The wind- fall apples (amounting to about two tons) in our orchard, disappeared over three days – 8th, 9th and 10th January ‘ 03.  The apples had been lying on the grass under the apple trees since October’s 85 m.p.h. major storm (when we had guests watching badgers during the storm!).  The apples had remained largely untouched with only the occasional nibble from various wildlife – and Molly, our springer spaniel – until the 8th January, when a large flock of field- fares descended upon them.  Within three days they had all been eaten – pips, skins, stalks and all.  I noticed about 15 to 18 blackbirds and a few mistle- thrushes within the large flock of field-fares (about three hundred altogether).  Now that I know there’s wildlife who appreciate our surplus cooking apples, I shall ensure that, in future years, they will remain on the ground until they too disappear !  ( I have read that wind- fall apples should be removed as the acid content remains in the soil thereby making the soil more acidic;  it didn’t happen this year, as all the apples disappeared before they rotted.)   All of our sweet eating apples, plums and damsons were consumed by badgers and foxes during September and October ‘ 02.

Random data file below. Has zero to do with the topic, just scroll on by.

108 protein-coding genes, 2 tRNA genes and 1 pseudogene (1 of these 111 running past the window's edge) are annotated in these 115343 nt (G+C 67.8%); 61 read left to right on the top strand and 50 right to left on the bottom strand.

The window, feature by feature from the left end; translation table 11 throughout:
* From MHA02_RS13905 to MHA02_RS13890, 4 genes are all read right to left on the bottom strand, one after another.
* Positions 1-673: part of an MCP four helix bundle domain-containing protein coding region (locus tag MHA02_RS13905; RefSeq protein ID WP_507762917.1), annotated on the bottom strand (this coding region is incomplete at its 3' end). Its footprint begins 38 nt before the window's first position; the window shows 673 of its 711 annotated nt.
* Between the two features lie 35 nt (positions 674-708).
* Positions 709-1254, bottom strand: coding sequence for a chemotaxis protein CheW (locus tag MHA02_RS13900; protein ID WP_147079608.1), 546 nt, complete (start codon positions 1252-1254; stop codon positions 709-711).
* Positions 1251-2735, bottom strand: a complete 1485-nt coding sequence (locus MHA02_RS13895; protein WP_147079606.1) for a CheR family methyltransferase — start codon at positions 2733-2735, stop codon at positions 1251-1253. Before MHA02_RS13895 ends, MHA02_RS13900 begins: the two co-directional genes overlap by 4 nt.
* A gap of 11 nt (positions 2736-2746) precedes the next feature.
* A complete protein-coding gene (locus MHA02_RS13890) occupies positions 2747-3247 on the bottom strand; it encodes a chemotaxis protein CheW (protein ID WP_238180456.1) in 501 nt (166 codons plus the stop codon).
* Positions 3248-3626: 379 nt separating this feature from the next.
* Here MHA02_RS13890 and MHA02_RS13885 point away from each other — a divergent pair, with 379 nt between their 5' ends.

27th January 03

Pleased to report that their are badgers in out top sett! There has been no obvious signs (like digging bedding removal etc) the badgers have now taken half the straw from the new two storey straw holder down into the sett. I will be helping them a little food wise from this weekend as any female badgers with pups will only be leaving the sett for minutes at a time  if at all.